Women's Stories  |  ESPERA

Family Farming in the Time of a Pandemic: Ensuring Food Access in El Salvador

Ana María holding produce from the La Concerta farm

Public transport had been suspended. People in little towns in El Salvador could still get some groceries but they began to worry about accessing essential products in the future. Many aspects of daily life become uncertain in times of a pandemic, and it is unclear how one can react to carry on with life and ensure access to resources.

Ana María Menjívar, leader of la Concertación de Mujeres de Suchitoto, has lived through other severe crises in El Salvador. Because of those previous experiences she has learned to be persistent, resourceful and tenacious. la Concerta (short for the organization she leads) had launched a work area for family farming and had talked about food sustainability with Mary´s Pence in the past. It became evident that the farming area had to become one of the priority activities for women during the pandemic, given the imminent lack of supplies and the difficulty to move around the country to get those supplies.

Ana María, Gilda, Eva and Brenda facilitated several conversations on how to organize the farming area in la Concerta to support women and their families. At the time, many women in the organization were still trying to understand what this pandemic entailed for their livelihoods; like many people around the world, the women were scared, anxious and trying to come up with options to support their families on their own. la Concerta, Mary´s Pence and these strong-willed women decided to get seeds to plant green beans, radishes, coriander and cucumbers for 15 communities and 87 women under lockdown.

A lot of obstacles had to be considered in this enterprise. The government was offering little to no support; Tropical Storm Amanda had hit the region with severe floods and a chronic deficit in nutrition was getting worse. Still, the women decided to prepare plots and la Concerta offered technical training while Mary’s Pence set up a fund for this emergency program. It was a difficult decision but the women ultimately succeeded and set up a second delivery of seeds. Green chilis, squash, tomatoes and chives were distributed, along with organic pesticides.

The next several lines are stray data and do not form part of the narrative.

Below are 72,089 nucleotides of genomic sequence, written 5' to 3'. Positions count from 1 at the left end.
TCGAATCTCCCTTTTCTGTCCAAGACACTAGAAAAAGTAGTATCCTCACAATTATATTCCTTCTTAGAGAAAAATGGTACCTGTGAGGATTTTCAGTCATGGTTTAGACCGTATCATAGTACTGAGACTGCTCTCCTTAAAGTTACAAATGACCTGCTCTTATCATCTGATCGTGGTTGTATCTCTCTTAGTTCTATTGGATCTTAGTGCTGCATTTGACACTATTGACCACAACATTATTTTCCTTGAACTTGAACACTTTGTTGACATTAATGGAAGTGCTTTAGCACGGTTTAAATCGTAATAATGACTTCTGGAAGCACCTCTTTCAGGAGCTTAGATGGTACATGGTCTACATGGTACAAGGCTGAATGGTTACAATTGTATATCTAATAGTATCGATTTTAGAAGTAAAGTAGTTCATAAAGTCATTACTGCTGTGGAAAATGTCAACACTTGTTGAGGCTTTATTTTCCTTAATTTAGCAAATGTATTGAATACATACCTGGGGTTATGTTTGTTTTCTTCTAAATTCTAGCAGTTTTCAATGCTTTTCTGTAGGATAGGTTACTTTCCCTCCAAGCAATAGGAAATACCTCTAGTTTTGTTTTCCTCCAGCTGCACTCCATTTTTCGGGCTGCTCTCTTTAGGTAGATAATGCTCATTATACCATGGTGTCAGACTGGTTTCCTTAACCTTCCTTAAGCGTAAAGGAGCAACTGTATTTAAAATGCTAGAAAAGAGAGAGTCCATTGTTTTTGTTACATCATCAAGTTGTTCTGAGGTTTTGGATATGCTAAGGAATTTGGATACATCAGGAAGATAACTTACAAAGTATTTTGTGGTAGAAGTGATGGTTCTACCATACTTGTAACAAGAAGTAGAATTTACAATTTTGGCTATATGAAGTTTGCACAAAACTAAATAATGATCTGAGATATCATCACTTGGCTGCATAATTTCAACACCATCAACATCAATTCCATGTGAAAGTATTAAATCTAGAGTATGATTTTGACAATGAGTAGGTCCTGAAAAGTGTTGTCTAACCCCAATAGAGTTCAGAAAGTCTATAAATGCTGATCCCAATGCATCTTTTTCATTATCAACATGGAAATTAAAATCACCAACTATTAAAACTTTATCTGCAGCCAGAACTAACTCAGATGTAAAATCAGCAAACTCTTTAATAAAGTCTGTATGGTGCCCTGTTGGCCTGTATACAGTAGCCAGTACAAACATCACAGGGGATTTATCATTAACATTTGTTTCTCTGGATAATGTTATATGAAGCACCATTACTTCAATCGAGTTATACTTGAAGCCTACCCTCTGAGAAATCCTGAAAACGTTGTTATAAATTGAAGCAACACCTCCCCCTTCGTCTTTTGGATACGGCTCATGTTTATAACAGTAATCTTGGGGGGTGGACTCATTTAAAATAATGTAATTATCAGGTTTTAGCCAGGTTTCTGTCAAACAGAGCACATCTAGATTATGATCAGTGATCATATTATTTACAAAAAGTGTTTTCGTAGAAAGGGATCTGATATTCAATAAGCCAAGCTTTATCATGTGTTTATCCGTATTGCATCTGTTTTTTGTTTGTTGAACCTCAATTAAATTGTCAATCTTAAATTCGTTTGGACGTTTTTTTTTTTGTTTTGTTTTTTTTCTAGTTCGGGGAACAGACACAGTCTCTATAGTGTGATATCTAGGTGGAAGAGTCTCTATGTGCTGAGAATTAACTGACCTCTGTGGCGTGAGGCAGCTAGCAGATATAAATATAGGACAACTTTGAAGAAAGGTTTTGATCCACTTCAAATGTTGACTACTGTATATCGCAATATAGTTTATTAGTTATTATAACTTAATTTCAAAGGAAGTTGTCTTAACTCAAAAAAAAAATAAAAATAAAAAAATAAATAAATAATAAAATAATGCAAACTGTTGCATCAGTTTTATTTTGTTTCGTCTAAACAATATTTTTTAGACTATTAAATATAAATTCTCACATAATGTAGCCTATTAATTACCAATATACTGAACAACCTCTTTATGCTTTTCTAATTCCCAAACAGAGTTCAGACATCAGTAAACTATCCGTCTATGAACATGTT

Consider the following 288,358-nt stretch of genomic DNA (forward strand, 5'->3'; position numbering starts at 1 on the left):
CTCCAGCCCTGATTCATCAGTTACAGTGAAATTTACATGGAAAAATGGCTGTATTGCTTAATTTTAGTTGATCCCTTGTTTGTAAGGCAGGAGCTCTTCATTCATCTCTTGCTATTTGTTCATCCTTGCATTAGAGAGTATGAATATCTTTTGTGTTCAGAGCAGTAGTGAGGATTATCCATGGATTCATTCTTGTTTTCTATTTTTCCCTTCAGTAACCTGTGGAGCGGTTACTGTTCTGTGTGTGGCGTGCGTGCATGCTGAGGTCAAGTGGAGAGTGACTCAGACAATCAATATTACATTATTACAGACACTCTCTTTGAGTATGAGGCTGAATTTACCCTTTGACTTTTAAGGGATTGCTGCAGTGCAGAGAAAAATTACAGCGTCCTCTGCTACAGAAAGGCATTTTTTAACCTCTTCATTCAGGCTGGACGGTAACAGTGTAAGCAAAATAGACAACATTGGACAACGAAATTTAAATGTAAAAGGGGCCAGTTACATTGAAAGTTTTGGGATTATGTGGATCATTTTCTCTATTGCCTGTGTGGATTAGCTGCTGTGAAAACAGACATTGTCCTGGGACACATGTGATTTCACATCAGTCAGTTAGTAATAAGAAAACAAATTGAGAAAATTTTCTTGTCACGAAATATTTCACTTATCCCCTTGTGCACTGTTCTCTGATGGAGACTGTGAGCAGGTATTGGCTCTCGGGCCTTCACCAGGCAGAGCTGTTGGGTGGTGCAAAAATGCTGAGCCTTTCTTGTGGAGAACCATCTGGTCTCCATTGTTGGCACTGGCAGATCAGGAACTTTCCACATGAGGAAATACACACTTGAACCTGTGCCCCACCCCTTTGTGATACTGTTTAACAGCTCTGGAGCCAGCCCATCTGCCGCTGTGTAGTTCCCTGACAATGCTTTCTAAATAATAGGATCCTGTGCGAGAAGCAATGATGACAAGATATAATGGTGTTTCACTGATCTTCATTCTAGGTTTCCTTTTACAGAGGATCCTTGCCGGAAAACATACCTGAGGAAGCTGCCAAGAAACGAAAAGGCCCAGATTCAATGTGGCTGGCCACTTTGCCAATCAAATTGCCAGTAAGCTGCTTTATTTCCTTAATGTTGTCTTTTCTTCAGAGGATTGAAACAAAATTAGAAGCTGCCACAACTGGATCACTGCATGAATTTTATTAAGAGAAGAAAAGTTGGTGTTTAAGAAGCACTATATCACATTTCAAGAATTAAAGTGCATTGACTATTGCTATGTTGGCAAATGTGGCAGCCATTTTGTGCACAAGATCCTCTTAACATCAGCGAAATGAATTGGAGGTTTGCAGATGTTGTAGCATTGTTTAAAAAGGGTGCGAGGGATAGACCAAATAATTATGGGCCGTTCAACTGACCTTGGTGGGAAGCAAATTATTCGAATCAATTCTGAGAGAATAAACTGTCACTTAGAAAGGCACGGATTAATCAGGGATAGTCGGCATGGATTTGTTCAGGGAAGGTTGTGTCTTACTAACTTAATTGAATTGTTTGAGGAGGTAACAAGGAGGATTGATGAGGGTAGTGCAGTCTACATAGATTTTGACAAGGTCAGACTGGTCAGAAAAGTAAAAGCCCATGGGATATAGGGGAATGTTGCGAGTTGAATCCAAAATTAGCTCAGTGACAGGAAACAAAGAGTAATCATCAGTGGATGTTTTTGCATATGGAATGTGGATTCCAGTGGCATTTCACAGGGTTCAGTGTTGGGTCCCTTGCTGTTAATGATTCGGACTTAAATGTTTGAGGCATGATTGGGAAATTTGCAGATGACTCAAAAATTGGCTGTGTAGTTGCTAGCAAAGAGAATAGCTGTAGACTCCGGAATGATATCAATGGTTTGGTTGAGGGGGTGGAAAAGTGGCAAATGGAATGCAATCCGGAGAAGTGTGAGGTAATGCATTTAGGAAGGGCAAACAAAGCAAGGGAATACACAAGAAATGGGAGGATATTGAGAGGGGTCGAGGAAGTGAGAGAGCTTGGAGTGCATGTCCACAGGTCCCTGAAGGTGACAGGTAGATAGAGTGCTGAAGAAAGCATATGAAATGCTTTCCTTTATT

In the frequent conversations that Mary´s Pence and la Concerta continue to have with the ESPERA women they are addressing the challenges of family farming as they arose. Joint technical solutions have been put forward in creative discussions, but perhaps more importantly, a community of support has blossomed. Some seeds didn’t offer any yield, in part because of excessive rain and occasional grazing by neighboring farm animals. However, the ESPERA women are determined to continue working the fields that are feeding their families and promoting local trade.

The little cucumbers and green leaves in these women´s backyards are a perfect metaphor for the future of what their hard work will bring to the 15 communities in the program: another pathway to economic autonomy, food security and the certainty that together they can build a better future for themselves and their families. Sometimes one only needs to plant a little seed.

Written by ESPERA staff Eva Martinez and Brenda Valladares with interpretive translations by Mariana Amescua, Treasurer of Mary’s Pence Board of Directors.

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